German Chamomile is an annual, although one might think this easy to grow plant is a perennial given the way it reseeds itself rapidly and with no intervention on our part. Grown in zones 4 to 9, German Chamomile is hardier than she looks and prefers sunny locations with well-drained soil. She will tolerate being grown in a pot as well and her enchanting scent makes for a nice addition to patios or small balconies.

Chamomile Tea is a source of peace and calming.

A cup of Chamomile tea is a classic remedy for insomnia and anxiety. When sleep isn’t coming easily, Chamomile lulls one into a peaceful slumber allaying fears and comforting cranky children and adults like a loving and patient Grandmother. Chamomile is equally adept at taming a nasty tension headache or stomachache caused by worry or spasms of the digestive system. In fact, Chamomile is an aid to good digestion and can be taken in tea form or a few drops of tincture before mealtime to improve the digestion naturally and safely.

But Chamomile’s healing powers do not stop there, as the tea, tincture, or compress can also relax uterine spasms and ease painful menstrual cramps and tension. A compress can also be made for the often- accompanying menstrual back pain. In fact, Chamomile is known for her anti-inflammatory and pain-relieving effects being used for arthritic pains, sciatica, and the pain associated with gout.

Chamomile especially loves children and has a long history of use for infant colicky, teething babies, irritability, and hyperactivity and the wee ones often love the taste which is helpful. A classic remedy for children’s colds and flu, Chamomile combined with Elder Flower, Yarrow, and Peppermint, an often well received tea!

This is just some of the Magick that is Chamomile!

If you’d to learn more about the healing plants growing all around us, be sure to sign up for the Green Girl newsletter or register for an upcoming class!

*Although Chamomile is generally regarded as safe, pregnant and lactating women should always check in with their health care professional before consuming herbal preparations. Although rare, occasionally some people will have a mild allergic reaction to Chamomile. When trying new herbs for the first time, it’s always a good idea to try a small amount first to see how your body responds to the remedy.


Hibiscus for late summer cooling relief!

Hibiscus (Hibiscus sabdariffa)

As we linger in the last few weeks of Summer, I fully intend to enjoy every minute of these fleeting warm and sunny days. And by the way Summer officially ends on September 23rd so don’t talk to me about pumpkin anything until that date. In the meantime, I will be gleefully sipping my herbal iced tea while strolling and frolicking barefoot through the Medicine Wheel Garden.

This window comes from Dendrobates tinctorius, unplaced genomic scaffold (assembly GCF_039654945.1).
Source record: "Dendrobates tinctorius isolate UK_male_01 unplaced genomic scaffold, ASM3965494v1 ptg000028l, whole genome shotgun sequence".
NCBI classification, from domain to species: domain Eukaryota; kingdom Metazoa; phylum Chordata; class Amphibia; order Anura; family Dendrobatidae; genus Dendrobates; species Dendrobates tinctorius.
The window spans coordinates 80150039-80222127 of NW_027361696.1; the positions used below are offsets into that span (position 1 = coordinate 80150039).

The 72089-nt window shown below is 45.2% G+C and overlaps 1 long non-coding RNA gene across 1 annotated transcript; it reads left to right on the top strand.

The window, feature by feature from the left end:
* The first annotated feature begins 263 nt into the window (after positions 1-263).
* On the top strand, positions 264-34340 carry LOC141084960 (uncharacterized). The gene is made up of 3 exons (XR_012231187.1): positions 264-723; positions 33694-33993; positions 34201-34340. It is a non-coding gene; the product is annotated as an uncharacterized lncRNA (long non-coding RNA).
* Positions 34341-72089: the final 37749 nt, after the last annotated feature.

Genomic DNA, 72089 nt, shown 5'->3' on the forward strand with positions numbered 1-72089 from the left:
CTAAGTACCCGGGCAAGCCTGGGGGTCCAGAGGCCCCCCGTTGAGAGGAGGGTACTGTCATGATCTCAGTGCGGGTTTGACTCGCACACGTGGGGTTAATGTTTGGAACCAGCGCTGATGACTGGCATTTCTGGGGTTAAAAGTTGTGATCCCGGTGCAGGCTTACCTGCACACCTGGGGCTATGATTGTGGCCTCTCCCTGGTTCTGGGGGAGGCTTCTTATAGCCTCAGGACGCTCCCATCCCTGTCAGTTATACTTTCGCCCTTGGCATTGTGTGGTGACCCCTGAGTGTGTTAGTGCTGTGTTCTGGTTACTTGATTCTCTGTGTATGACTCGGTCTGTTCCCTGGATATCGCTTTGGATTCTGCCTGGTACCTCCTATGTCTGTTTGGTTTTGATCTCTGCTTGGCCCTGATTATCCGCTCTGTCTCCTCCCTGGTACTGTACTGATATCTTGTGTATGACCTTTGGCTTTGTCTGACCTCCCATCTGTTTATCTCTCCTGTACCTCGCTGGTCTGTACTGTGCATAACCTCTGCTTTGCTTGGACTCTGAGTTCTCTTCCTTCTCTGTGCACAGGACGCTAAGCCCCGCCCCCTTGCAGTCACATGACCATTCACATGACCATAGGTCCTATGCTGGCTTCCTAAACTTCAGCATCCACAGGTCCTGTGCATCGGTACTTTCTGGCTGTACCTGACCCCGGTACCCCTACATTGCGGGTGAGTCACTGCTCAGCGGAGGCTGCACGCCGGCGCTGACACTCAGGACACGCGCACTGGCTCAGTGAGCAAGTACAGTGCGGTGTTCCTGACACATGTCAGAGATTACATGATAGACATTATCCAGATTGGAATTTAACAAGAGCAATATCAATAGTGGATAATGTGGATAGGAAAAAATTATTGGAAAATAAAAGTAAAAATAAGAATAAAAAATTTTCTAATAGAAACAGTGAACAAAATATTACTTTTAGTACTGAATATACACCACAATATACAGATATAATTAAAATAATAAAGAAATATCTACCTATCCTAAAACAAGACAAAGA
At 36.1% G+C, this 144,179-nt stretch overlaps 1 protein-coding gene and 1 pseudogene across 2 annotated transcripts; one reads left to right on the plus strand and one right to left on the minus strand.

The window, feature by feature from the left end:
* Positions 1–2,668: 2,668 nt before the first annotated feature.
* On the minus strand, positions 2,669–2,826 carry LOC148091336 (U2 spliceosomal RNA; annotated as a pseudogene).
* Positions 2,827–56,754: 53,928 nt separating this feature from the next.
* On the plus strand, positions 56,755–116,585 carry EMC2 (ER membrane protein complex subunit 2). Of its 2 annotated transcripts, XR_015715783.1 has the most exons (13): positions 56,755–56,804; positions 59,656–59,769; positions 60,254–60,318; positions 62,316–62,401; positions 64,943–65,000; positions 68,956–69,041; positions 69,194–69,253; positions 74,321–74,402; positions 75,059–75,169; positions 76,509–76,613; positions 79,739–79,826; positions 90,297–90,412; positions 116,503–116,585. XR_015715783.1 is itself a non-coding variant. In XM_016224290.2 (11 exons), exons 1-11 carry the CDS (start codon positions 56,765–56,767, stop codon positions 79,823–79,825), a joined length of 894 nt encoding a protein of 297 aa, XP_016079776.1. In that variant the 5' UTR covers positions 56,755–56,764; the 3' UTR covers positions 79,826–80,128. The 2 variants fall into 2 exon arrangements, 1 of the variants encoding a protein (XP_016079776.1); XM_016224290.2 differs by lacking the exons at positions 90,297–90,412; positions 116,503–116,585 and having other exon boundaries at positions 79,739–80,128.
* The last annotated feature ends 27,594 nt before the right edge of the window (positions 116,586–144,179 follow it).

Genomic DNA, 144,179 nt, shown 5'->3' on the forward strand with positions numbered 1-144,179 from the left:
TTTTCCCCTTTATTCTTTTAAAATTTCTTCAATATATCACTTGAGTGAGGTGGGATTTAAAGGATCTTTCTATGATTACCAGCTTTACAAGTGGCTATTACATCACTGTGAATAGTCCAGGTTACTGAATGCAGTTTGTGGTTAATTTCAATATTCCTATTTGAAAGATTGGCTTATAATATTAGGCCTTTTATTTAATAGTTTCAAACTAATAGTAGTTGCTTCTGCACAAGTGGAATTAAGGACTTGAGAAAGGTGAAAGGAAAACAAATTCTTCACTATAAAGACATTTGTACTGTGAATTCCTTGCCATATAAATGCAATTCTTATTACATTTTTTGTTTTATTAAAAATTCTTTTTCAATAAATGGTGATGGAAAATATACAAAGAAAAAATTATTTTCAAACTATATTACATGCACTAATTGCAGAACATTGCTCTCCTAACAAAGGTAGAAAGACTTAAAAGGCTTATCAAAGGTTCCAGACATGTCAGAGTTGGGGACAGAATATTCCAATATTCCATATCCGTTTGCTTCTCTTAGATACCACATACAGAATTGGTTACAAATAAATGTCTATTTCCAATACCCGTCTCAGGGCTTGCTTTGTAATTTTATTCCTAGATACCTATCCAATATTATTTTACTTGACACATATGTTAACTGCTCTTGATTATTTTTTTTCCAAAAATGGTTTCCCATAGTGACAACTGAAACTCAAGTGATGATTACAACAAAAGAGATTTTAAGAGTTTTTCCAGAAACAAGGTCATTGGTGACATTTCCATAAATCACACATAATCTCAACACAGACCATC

One of my favorite summer-time herbs for these endearing and enduring dog days of late summer is Hibiscus! What a beautiful plant with its audaciously gorgeous and showy flowers. Hibiscus is a member of the Malvaceae or Mallow Family and like many members of this family, Hibiscus is demulcent or soothing in nature making the tea a perfect drink for arid climates such as the ones it originates from. Although Hibiscus is native to tropical and subtropical regions, it was introduced to the southern United States in the late 19th century and has gained in popularity in recent years for its medicinal health benefits to the cardiovascular system and many other health benefits. This perennial  grows happily in zone 8 although it will adapt to life in cooler climates where it is grown as an annual. The Hardy Hibiscus is bred for colder climates where it can be grown as a perennial although it may not possess the same medicinal qualities.

Hibiscus Calyxes

Hibiscus calyxes are harvested when they turn bright red. It is from these that medicinal or beverage teas are made that also turn the water a beautiful bright red. The resulting beverage is tart but slightly sweet, very cooling, refreshing, and one of my favorite and easy to make sun teas!

Hibiscus is a staple in the hot climates where it grows naturally employed as a food, a beverage, a medicine, and in some regions even a fiber plant. Loaded with antioxidants, Hibiscus is known for its mildly tart refreshing taste and as a natural diuretic, it offers cooling, soothing plant medicine, uplifts the spirit, and elevates the mood. As with many plants with dark pigmentation Hibiscus has much to offer the cardiovascular system. Recent studies have shown Hibiscus to significantly decrease systolic and diastolic blood pressure in those who had been diagnosed with type 2 diabetes and had mildly elevated blood pressure, but its cardiovascular benefits don’t stop there. Hibiscus has been found to lower total cholesterol and blood sugar levels, both risk factors for heart disease, and has been found to improve circulation. Hibiscus’s astringent properties can help to minimize the fragility of blood vessels thereby increasing their elasticity.